A computational approach to compare microvessel distributions in tumors following antiangiogenic treatments

Marco Righi, Arianna Giacomini, Cristiana Lavazza, Daniela Sia, Carmelo Carlo-Stella, Alessandro M. Gianni

Research output: Contribution to journalArticle

Abstract

Experimental approaches currently used to quantify the activity of antiangiogenic treatments in cancer therapy do not generally address the importance of spatial distribution of microvessels in target tissues. We report a new computerized method to assess tumor vascularization by quantifying the distribution of functional microvessels as revealed by in vivo staining with sulfosuccinimidyl-6-(biotinamido) hexanoate. Our approach was based on pixel dilation of digital images of blood vessels and addressed the space-filling property of the vessel layouts. This was practically achieved computing the number of dilation cycles (Halo index) needed to permeate a pre-defined amount of each image. Our approach was validated on human tumor xenografts in nonobese diabetic/severe combined immunodeficient mice treated with the antiangiogenic drug sorafenib. For each experimental model, area normalization allowed the unbiased comparison of several hundreds of images showing different amounts of vascular tissue. In two different tumor types, comparison of Halo values showed statistically significant differences between control and sorafenib-treated samples. Conversely, this effect was not observed in samples from an additional xenograft known to resist the antiangiogenic treatment. By separating the analysis of vessel area from the quantification of vessel distributions, our approach can potentially contribute to a better evaluation of the antiangiogenic or vascular-disrupting activity of new drugs or treatments.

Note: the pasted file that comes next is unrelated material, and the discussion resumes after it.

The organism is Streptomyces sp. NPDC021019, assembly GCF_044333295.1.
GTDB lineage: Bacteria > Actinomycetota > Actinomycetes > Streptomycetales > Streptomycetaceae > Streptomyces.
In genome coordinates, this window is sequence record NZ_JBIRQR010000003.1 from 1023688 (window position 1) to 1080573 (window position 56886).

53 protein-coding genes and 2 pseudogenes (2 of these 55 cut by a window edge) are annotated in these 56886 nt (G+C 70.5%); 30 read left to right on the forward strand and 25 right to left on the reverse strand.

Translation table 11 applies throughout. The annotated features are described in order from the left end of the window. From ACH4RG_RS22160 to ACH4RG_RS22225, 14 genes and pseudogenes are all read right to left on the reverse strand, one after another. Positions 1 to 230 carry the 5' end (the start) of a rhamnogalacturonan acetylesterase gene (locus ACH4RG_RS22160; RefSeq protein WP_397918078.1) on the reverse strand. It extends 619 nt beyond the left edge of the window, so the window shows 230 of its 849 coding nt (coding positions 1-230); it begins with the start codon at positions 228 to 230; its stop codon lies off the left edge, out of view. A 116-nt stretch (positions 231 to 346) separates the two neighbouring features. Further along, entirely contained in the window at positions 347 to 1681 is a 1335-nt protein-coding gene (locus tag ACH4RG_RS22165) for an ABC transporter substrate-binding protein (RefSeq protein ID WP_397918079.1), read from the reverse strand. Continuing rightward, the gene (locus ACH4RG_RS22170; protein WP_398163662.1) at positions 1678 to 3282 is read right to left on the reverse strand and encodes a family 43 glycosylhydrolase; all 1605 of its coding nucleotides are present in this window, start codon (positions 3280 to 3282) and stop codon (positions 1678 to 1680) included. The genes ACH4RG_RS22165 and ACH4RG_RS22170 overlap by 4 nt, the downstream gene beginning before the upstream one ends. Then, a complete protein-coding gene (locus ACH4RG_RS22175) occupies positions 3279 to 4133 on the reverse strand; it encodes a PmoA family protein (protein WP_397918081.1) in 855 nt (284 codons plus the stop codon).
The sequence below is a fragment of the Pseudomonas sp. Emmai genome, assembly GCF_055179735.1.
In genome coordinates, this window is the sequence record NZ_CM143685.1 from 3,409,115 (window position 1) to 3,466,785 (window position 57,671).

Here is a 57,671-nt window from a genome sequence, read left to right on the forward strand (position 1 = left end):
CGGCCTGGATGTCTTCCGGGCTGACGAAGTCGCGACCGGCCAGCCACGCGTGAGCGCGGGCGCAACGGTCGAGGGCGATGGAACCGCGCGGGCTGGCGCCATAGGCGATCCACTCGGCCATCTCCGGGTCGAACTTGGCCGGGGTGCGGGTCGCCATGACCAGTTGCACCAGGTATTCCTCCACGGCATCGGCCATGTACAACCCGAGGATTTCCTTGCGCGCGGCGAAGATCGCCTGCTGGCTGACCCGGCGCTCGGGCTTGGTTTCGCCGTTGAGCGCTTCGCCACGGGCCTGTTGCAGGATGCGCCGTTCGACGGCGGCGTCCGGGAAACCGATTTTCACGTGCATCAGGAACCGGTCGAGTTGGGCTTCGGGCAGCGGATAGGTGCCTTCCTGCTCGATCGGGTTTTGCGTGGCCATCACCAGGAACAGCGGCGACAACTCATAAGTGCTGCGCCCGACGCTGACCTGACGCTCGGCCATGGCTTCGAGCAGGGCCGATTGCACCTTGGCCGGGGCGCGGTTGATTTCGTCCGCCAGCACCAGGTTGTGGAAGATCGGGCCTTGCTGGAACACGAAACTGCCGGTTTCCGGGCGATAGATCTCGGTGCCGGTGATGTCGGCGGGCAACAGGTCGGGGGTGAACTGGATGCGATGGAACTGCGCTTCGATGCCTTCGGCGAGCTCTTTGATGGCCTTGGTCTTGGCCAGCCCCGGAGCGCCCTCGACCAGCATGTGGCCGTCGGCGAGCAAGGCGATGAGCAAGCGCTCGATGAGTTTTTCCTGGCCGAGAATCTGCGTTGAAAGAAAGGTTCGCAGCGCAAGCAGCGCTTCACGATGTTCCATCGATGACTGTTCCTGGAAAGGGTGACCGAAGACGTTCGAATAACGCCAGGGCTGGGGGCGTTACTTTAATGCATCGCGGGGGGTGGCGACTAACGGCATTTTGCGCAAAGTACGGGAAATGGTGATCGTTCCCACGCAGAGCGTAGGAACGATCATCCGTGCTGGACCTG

Original languageEnglish
Pages (from-to)1063-1070
Number of pages8
JournalLaboratory Investigation
Volume89
Issue number9
DOIs
Publication statusPublished - Sep 2009

Keywords

  • Angiogenesis
  • Image analysis
  • Mathematical morphology
  • Microvessel distribution
  • Vascular targeted therapies

ASJC Scopus subject areas

  • Pathology and Forensic Medicine
  • Cell Biology
  • Molecular Biology

Fingerprint Dive into the research topics of 'A computational approach to compare microvessel distributions in tumors following antiangiogenic treatments'. Together they form a unique fingerprint.

  • Cite this